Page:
Gotta Catch ‘Em All! The Physical Entry Requirement in In Re Pokémon Go Nuisance Litigation
Released in the summer of 2016, Pokémon Go quickly became one of the most downloaded mobile games. Niantic, The Pokémon Company, produced and developed the mobile game. In the game’s first week, the app was downloaded more than 30 million times. In 19 days, the app was downloaded more than 50 million times, setting records for the mobile-gaming industry. In app purchases reached $35 million in three weeks.
One thing that sets Pokémon Go apart from other mobile games is its Augmented Reality technology. Augmented Reality, or AR, uses technology to produce an experience that includes more than the standard five senses. AR technology involves interfacing the real world with the digital world to create an augmented experience. While AR might sound futuristic, it is already heavily incorporated into our daily lives. One familiar example of AR technology is the yellow line of scrimmage or the first-down line in televised football games.
The goal of AR “is to make our everyday world inhabited by digital objects. . . to move the intertwinement between digital elements and users’ everyday lives to a completely different level.” Pokémon Go creates this augmented experience by layering a digital game board over the real world. In the game, users take on the role of Trainers and hunt for digital monsters called Pokémon. Trainers can catch Pokémon by encountering them in the real world, competing in a raid with other Trainers at a digital gym, or by trading with their friends.
This intertwinement with real property is the subject of recent litigation involving Niantic and Pokémon Go. In a consolidated class action, real property owners allege that Niantic’s augmented digital interface is causing them real-world harm. This Note will follow the Pokémon Go litigation and argue that the game developer should not be held liable for the actions of the end users based on the physical element of trespass at common law and their binding user agreement.
Part I. A. of this Note will give a brief history of the Pokémon franchise leading up to the development of the Pokémon Go mobile app. Part I. B. will give information on AR technology, Niantic, and the predecessors to the Pokémon Go mobile app. In Part II, this Note will introduce the Plaintiffs’ claims of trespass from the recent lawsuit In re: Pokémon GO Nuisance Litigation. Next, it will present Niantic’s Terms of Service and examine their enforceability in the Ninth Circuit. This section will introduce inducement to trespass and virtual trespass theories as advanced by the Plaintiffs.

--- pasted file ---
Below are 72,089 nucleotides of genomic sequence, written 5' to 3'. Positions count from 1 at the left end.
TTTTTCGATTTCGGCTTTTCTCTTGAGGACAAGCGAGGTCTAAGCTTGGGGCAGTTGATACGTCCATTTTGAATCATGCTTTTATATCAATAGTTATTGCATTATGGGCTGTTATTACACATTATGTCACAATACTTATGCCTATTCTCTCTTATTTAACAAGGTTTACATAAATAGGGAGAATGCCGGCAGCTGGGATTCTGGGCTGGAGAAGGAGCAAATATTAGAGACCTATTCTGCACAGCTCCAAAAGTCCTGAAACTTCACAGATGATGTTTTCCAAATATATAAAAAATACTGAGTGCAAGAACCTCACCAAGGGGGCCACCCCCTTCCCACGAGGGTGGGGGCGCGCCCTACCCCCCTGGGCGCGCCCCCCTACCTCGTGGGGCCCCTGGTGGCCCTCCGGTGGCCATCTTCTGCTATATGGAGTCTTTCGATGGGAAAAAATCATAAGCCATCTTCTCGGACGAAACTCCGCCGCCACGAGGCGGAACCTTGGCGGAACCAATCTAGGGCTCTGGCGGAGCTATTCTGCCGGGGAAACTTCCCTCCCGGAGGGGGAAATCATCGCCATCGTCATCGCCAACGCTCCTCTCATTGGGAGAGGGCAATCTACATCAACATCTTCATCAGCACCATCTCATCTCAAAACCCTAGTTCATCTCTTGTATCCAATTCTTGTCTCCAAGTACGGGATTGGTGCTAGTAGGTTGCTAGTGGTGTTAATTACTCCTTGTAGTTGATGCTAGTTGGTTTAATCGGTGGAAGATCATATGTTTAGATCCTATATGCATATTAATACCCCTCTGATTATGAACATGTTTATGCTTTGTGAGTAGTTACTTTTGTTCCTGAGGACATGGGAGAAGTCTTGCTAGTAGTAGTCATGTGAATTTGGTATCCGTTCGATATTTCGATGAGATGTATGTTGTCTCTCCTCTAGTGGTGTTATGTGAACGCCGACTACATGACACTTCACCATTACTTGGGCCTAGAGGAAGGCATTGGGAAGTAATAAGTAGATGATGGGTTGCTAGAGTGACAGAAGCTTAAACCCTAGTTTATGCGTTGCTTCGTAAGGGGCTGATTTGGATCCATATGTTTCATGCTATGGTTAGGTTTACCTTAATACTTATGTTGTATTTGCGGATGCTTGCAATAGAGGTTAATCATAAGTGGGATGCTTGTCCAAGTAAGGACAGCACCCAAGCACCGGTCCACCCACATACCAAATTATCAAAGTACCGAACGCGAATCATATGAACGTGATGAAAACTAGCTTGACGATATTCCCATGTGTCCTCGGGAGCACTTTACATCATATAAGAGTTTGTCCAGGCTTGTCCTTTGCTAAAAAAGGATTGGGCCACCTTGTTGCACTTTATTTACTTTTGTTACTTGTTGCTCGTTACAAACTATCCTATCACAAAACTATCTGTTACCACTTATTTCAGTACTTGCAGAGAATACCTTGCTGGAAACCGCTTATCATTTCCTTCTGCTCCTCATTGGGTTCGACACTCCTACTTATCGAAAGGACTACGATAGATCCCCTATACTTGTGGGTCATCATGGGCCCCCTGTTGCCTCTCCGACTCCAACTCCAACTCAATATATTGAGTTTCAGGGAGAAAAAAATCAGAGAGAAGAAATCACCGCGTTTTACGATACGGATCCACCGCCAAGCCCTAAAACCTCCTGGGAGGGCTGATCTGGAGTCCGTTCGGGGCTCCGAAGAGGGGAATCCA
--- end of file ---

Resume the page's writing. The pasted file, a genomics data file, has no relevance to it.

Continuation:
Part II. B. will introduce Niantic’s new crowd-source approach Poké Stops and analyze whether the approach will successfully protect Niantic from future litigation based on virtual trespass theory. Although recently settled, Niantic began taking steps during the litigation that suggest an attempt to moot the lawsuit. Part II. D. will discuss mootness and whether the changes made by Niantic would have impacted the lawsuit or future lawsuits. The Note will conclude by arguing that Niantic should not be held liable based on its user agreement and discuss how the court should rule in the event of another lawsuit.
Jeff Grubb, Pokemon Go is at 75 Million Downloads as it Sets More Records, Venture Beat, (July 25, 2016, 4:45 PM), https://venturebeat.com/2016/07/25/pokemon-go-is-at-75-million-downloads-as-it-sets-more-records/.
Answer to Second Consolidated Amended Class Action Complaint, at 4, In re Pokémon Go Nuisance Litigation, No. 3:16-cv-04300-JD (N.D. Cal., April 24, 2017) [hereinafter Answer].
Grubb, supra note 1.
Brian D. Wassom, Augmented Reality: Law, Privacy, and Ethics, 19 (Chris Katsaropoulos, 2015).
Nicola Liberati, Phenomenology, Pokémon Go, and Other Augmented Reality Games, 41 Hum. Stud. 211, 211 (2017).
Pokémon Go, Niantic, iOS, v. 0.127.2 (2016) [hereinafter The Game].
See In re Pokémon Go Nuisance Litigation, No. 3:16-cv-04300 JD, 2017 WL 7790908 (N.D. Cal. filed July 29, 2016) (litigating the intersection of virtual content and physical property).
Consolidation and Case Management Order, at 1, In re Pokémon Go Nuisance Litigation, No. 3:16-cv-04300 JD (N.D. Cal., Aug. 28, 2017).
Second Consolidated Amended Class Action Complaint, passim, In re Pokémon Go Nuisance Litigation, No. 3:16-cv-04300 JD (N.D. Cal. Sept. 16, 2016) [hereinafter Second Amended Complaint].